Adam Gretz is a writer forPro Hockey Talk on NBC Sports. Drop him a line atphtblog@nbcsports.com or follow him on Twitter @AGretz.

Coyotes praise Duclair’s ‘outstanding’ playmaking skill

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Anthony Duclair’s making a solid impression on his new team.

Duclair, acquired by Arizona from the Rangers in the Keith Yandle trade, took part in the Coyotes’ prospect development camp this week and earned high praise from head coach Dave Tippett.

“Some of the plays he makes out there are outstanding,” Tippett said, per the Arizona Republic. “He’s a young player that he’ll still have to learn how to play without the puck, some coverage things, but his assets of skating and quickness and skill all are very high priority for us.”

Duclair, who turns 20 in August, figures to be on Arizona’s opening-night roster this season. He’s got NHL experience — seven points in 18 games with the Rangers last year — and is an integral part of the Coyotes’ youth movement.

What’s more, Duclair doesn’t have a ton of competition.

Though they made some moves at forward in free agency — bringing aboard (or, re-board) the likes of Antoine Vermette, Boyd Gordon, Steve Downie and Brad Richardson — the Coyotes are still pretty thin up front, especially on the wings. A left-handed shot that can play the right, Duclair’s in a battle with fellow youngsters Max Domi, Henrik Samuelsson, Jordan Szwarz, Lucas Lessio, Brendan Perlini and Christian Dvorak for minutes with the big club.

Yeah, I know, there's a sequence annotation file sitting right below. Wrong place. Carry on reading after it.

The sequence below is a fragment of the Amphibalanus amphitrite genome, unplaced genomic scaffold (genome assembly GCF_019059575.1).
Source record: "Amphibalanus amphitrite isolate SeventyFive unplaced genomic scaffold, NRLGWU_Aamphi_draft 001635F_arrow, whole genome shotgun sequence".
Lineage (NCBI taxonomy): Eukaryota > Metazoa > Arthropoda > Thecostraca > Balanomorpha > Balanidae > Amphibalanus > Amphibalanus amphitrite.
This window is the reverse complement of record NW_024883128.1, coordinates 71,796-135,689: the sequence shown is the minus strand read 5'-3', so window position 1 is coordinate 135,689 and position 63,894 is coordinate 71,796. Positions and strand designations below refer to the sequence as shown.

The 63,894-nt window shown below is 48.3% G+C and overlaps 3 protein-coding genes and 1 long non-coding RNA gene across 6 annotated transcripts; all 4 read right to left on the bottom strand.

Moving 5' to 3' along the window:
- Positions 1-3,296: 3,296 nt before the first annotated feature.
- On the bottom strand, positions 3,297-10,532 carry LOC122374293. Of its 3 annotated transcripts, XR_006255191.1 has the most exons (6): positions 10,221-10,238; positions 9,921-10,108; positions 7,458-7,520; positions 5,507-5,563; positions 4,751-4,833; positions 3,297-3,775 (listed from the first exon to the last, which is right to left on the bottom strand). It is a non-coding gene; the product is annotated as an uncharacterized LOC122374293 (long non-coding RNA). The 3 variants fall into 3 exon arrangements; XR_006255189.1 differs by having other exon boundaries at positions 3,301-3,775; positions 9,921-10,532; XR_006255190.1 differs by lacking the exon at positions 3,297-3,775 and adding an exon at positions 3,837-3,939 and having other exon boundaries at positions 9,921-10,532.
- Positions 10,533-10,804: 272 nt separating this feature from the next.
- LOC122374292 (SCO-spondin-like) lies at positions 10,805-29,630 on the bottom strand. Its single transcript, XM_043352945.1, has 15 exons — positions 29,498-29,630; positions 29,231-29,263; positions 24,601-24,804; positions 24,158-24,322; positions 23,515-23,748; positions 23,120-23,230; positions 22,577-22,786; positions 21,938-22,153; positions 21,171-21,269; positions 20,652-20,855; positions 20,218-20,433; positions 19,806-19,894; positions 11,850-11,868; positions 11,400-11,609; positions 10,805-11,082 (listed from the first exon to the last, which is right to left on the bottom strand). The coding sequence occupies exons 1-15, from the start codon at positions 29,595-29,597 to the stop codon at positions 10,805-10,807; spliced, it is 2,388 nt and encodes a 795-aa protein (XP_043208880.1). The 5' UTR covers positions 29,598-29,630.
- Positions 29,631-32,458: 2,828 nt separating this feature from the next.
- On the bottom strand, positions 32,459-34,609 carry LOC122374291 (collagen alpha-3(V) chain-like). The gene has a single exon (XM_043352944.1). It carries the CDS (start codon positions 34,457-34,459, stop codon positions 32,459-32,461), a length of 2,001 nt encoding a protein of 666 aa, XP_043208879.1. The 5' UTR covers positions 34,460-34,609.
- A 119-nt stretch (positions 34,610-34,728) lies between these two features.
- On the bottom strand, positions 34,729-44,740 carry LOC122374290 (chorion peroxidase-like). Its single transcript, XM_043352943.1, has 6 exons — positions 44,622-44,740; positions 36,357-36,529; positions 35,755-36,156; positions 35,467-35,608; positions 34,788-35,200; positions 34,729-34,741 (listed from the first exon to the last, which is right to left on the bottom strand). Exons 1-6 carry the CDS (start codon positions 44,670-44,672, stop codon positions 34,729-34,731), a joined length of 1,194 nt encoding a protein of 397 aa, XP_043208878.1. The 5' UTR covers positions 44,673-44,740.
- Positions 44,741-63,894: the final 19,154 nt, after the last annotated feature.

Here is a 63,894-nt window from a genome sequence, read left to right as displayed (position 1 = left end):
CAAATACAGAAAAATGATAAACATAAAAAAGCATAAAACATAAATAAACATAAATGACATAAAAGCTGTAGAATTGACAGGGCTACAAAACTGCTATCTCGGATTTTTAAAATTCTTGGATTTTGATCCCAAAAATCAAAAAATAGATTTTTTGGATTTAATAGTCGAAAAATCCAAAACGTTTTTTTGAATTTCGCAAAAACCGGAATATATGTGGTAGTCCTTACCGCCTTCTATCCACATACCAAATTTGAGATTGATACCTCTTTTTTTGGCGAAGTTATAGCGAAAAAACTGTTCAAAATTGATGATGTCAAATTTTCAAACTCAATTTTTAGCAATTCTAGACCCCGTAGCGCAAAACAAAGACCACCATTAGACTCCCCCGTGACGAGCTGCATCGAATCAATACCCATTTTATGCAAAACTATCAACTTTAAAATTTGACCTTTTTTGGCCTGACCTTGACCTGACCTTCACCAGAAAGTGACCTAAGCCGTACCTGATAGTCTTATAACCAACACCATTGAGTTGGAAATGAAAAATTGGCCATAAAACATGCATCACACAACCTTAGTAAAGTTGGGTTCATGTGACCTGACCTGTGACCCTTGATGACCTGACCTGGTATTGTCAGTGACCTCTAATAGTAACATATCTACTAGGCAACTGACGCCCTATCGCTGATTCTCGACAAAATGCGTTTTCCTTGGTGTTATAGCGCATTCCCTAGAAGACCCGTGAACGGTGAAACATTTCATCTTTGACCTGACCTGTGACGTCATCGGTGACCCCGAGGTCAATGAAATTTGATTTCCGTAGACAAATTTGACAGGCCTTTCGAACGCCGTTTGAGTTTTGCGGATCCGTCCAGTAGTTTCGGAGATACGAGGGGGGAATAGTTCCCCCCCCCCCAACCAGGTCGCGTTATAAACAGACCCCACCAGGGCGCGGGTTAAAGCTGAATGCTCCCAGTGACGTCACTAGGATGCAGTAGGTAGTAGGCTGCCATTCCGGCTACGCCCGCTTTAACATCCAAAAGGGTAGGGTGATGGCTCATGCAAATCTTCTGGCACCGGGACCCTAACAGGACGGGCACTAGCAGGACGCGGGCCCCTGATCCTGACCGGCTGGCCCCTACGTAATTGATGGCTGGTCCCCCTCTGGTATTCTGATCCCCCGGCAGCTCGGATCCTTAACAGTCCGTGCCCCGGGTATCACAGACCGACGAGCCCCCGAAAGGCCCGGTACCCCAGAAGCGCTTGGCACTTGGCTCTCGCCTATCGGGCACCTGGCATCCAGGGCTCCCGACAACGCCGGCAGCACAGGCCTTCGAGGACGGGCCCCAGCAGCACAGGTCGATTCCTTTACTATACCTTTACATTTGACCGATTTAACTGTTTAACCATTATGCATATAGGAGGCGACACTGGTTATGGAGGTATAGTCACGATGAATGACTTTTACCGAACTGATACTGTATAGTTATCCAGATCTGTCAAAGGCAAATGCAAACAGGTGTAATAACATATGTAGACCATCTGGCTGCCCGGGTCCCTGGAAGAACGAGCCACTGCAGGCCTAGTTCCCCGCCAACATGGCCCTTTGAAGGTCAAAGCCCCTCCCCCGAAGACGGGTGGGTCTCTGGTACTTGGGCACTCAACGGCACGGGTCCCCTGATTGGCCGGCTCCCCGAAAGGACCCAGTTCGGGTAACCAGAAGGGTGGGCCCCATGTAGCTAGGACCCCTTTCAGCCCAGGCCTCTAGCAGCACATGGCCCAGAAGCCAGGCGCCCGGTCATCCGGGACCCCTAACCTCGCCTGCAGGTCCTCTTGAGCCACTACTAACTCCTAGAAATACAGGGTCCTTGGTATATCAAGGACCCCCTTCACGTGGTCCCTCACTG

It’s a battle he’s ready to take on.

“They’re pushing younger, so what better scenario for me,” he said. “I’m pretty lucky to be here.”

Roundup: Kings, Oilers, Coyotes all re-sign depth players

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Not all signings can earn the attention of a full post. Here’s a few of those from today…

Oilers re-sign three players

The Edmonton Oilers helped keep some of their depth going by keeping three players in the fold with one-year deals. Forwards Andrew Miller, Curtis Hamilton, and Tyler Pitlick all were inked to new deals. All three players spent the season with the Oklahoma City Barons of the AHL last season. Pitlick and Hamilton were each second-round picks by the team in 2010. Miller was signed out of Yale following his senior season in 2013.

Kings re-sign Berube

Should the Los Angeles Kings run into any trouble with Jonathan Quick or Martin Jones next season, they’ll have J.F. Berube to fall back on. The 23-year-old goaltender re-upped with the Kings on a two-year contract. He’ll likely start the season in Manchester, but should Quick have trouble bouncing back from offseason wrist surgery, he could start as Jones’ backup if the Kings don’t sign a veteran to help. The Kings have just Dwight King left to re-sign amongst their restricted free agents.

Coyotes re-sign McMillan and Szwarz

Arizona helped keep their depth intact by re-signing forwards Brandon McMillan and Jordan Szwarz. McMillan has seen NHL time with the Coyotes and Anaheim Ducks in the past and had six points with the ‘Yotes last season. Szwarz had three goals and 19 penalty minutes in 26 games last season with the team and splitting time between the AHL and NHL.